Eligibility requirements are: a nominee must be an optometrist with more than 20 years of service in optometric clinical care, private practice, federal service, academia, research, or industry or is currently retired with records of dedicated service, lifetime achievements, and enduring lifetime contributions.

The selection criteria include:

  • Nominees should be recognizable through their national stature.
  • Nominees should have made a significant and enduring impact on the profession.
  • A nominee’s full range of contributions should be represented, e.g. professional leadership, academic leadership, research contributions, as well as other areas of significance.
  • Diversity should be considered in the selection process.
  • A balance of historical and current (but very well established) achievements should be considered.

Optometrists nominated for the 2013 AOA Distinguished Service Award will automatically be placed into the National Optometry Hall of Fame selection pool for 2014.

The National Optometry Hall of Fame is administered by Optometry Cares — the AOA Foundation. The nomination form is available online and the deadline for online submissions is January 15, 2014. You can view the submission form and learn more by visiting www.aoa.org/HallofFame.

Fleischer Ring
Dave Block, Eijsden, Netherlands

A Fleischer Ring is an partial or complete iron deposition ring in deep epithelium encircling the base of the cone. It is a characteristic in eyes with (early) keratoconus and appears as yellowish to dark-brown-colored ring. Visual acuity was 0.9 with GP keratoconus lens.

We thank Dave Block for this image and we welcome photo submissions from our other readers! It is easy to submit a photo for consideration for publishing in Contact Lenses Today. Simply visit http://www.cltoday.com/upload/upload.aspx to upload your image. Please include an explanation of the photo and your full name, degree or title and city/state/country

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Materials & Designs
Ronald K. Watanabe, OD, FAAO


The Tear Film and Ocular Surface Society (TFOS) recently reported on their International Workshop on Contact Lens Discomfort (CLD), chaired by our editor Dr. Jason Nichols, in multiple publications in Investigative Ophthalmology and Visual Science. This effort took 18 months and 79 experts to complete, and resulted in an excellent evidence-based report on various aspects of CLD. One subcommittee focused on contact lens materials, design and care.1 This paper is an amazingly comprehensive literature review of how contact lens materials and designs impact CLD. Though there is a wealth of information on these various aspects, the paper summarizes how difficult it is to pinpoint the actual causes of CLD because there are so many possible reasons why contact lenses are not comfortable. For example, some obvious factors include lens modulus, surface dehydration, friction and lubricity, lens movement, and edge design, but their effects are difficult to isolate in well-controlled studies. This paper raises some good research ideas that will hopefully help us better manage patient complaints of discomfort. It is a great read for any contact lens fitter who thinks about how to best provide the most comfortable lenses for their patients.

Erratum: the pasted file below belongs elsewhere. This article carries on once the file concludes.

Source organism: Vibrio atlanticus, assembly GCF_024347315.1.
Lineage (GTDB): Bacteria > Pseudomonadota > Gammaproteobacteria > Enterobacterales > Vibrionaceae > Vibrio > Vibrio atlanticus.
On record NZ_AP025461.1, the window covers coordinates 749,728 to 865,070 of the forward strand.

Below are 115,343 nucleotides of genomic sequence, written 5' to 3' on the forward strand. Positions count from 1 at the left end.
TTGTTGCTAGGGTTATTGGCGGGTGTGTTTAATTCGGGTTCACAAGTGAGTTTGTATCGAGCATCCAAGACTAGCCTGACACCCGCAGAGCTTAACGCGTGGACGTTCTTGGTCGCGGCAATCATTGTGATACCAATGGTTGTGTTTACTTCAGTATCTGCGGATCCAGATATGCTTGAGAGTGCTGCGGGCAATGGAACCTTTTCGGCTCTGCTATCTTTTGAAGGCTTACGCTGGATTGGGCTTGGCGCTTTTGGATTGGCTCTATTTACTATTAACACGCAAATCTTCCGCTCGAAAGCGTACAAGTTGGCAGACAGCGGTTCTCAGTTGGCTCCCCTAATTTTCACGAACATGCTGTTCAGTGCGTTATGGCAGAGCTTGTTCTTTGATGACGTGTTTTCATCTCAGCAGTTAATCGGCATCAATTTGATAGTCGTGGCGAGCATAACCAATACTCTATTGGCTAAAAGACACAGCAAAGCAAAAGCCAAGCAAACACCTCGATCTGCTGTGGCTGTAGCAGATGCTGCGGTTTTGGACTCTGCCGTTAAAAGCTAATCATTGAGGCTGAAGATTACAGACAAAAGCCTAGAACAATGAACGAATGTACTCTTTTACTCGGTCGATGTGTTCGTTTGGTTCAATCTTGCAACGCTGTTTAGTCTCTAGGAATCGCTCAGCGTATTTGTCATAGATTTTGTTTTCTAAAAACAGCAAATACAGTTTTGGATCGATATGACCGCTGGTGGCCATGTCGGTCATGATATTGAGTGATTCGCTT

Jones L, et al. The TFOS International Workshop on Contact Lens Discomfort: Report of the Contact Lens Materials, Design, and Care Subcommittee. Invest Ophthalmol Vis Sci. 2013 Oct; 54(11): TFOS 37-70.

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Loretta B. Szczotka-Flynn, OD, PhD, MS, FAAO

Microbial Analyses of CL-Associated Microbial Keratitis

Fortunately, most cases of contact lens microbial keratitis that are caught early respond well to monotherapy with modern fluoroquinolones and don't require culture. However, when the infection does not respond to therapy or when the infiltrate is large and/or central, corneal cultures are often required. Negative cultures in cases of presumed microbial keratitis are not uncommon and complicate the treatment plan. A recent study from patients at the L.V. Prasad Eye Institute in India sheds some new light on this topic.